|Moss on a dry stone wall in North Yorkshire|
I also suppose it's what you write too. Novels are hard for me, firstly because time is not easy to come by to sit down for a couple of hours a day and get my teeth into one. I read books at school age of course, Captain WE Johns Biggles books mostly, for pleasure and I read books for professional reasons, for education and advancement, but apart from the odd autobiography of my favourite stars, there it stopped for many years.
I was working away from home in 1984 for two weeks and I was bored to tears and I asked a colleague in desperation if he had anything to read and he loaned me a Stephen King novel 'Christine.' Not only had I never heard of Stephen King, but a horror/thriller too?
I was hooked, I couldn't put it down, a scrap car restoring itself and its odometer going backwards and taking revenge on people? What a load of rubbish, but it was in fact an extraordinary read full of emotion and atmosphere and I went on from there.
Do novels inspire me to write, no not really, but along with writing press releases for a few years, penning strategic level reports at work now, I like to make my writing clear and easy to understand without being patronising. I used to tell colleagues that you should write to the audience or recipient as if they were an intelligent 14 year old and leave no ambiguities and you should be okay. It seemed to work.
Writing a blog is no less difficult and yet it caters for a wide audience, many of whom just click in randomly and it has to be interesting, varied and often writ. That is my downfall, my life is sufficiently unexciting that I can only find things to write about every now and then when something happens or I do something different or exciting.
My writing in my personal life is on esoteric subjects relating to my interests in spirituality and psychic study, so my development group get papers from me regularly on a wide variety of subject matter. This is itself difficult to write because it's researched based. How much do I put it, more importantly, what do I leave out? I can't write a novel, just a couple of pages maximum on each subject to whet the appetite, to encourage further research on the part of the reader. I think this is one of the keys. How do I make this sufficiently interesting to inspire further reading?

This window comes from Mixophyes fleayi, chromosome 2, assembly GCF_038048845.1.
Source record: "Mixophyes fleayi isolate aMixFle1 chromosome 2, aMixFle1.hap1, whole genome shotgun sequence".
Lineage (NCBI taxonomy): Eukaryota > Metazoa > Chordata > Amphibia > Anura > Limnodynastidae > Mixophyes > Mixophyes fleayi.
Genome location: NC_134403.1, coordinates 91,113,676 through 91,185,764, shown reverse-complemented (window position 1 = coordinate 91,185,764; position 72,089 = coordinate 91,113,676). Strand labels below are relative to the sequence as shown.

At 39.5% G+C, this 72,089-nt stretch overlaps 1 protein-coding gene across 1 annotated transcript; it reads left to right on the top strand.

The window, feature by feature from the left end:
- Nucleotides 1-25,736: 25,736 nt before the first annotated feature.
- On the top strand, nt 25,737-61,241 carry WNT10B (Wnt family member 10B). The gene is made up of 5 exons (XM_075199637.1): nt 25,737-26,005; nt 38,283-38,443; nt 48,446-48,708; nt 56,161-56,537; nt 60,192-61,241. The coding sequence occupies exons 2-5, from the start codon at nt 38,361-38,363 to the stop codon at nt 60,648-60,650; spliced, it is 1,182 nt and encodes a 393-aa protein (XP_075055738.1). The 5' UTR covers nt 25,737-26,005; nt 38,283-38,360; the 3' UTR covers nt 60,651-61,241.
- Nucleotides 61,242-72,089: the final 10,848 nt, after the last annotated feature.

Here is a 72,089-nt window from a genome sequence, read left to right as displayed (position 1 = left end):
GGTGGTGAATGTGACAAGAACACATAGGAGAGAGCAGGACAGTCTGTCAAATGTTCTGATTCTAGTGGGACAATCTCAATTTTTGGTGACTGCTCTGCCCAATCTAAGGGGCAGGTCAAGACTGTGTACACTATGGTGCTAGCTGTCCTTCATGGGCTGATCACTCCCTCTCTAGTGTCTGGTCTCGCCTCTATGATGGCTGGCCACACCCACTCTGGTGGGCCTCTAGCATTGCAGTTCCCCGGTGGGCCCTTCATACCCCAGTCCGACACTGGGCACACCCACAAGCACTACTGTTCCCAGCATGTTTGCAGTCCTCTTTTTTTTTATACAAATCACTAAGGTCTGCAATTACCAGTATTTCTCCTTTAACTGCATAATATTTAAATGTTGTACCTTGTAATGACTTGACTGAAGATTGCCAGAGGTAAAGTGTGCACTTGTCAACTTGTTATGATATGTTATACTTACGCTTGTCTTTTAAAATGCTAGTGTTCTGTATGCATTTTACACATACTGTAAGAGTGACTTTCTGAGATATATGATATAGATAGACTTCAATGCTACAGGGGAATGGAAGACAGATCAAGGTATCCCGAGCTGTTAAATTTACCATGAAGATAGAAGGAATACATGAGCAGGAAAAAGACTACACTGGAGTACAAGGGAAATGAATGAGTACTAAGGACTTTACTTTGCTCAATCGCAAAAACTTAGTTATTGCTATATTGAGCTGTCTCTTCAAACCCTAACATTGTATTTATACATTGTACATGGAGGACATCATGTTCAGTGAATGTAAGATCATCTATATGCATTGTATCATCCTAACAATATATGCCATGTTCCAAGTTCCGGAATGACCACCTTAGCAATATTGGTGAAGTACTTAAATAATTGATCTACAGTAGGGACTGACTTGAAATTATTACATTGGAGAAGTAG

|A lonely barge at low tide rests in the River Hull|
The internet is an interesting subject in itself, but how much of this influences how we write? I can recall the days when the internet gurus said that every novel would only be read on the screen via the internet, the book is dead, long live the book. The truth is that writing for the book and magazine is as popular as ever and my local bookshop is always packed full of people browsing through the tens of thousands of book available on every conceivable subject. Much of what is written on the internet is interesting but some of it badly put and after a minute reading, it's easy just to switch to another site, or in some cases, better to go and make a cuppa.
There is a novel in everyone, but perhaps wisely, author, the late Christopher Hitchens also said, “Everybody does have a book in them, but in most cases that's where it should stay.”
So I am not minded to write a book - just yet. I do have an ambition to write a book, but it's not fiction, it's about life, my life and its journey. Who is it for? Anyone, no-one. So what is the point - it's a lot of effort for a cathartic exercise, but there will be men out there and perhaps a few women who might relate to a life story of an ordinary person who has faced some difficulties, still faces difficulties but where the light at the end of the tunnel has been finally spotted.
So I follow a couple of blogs of writers, Diane Parkin and Paula RC Readman, not necessarily just because they are writers, more for their personality and interesting blogs, but writing something substantial does hold that fascination and who knows - one day.
I hope you are thinking about keeping warm as the autumnal weather starts to take hold.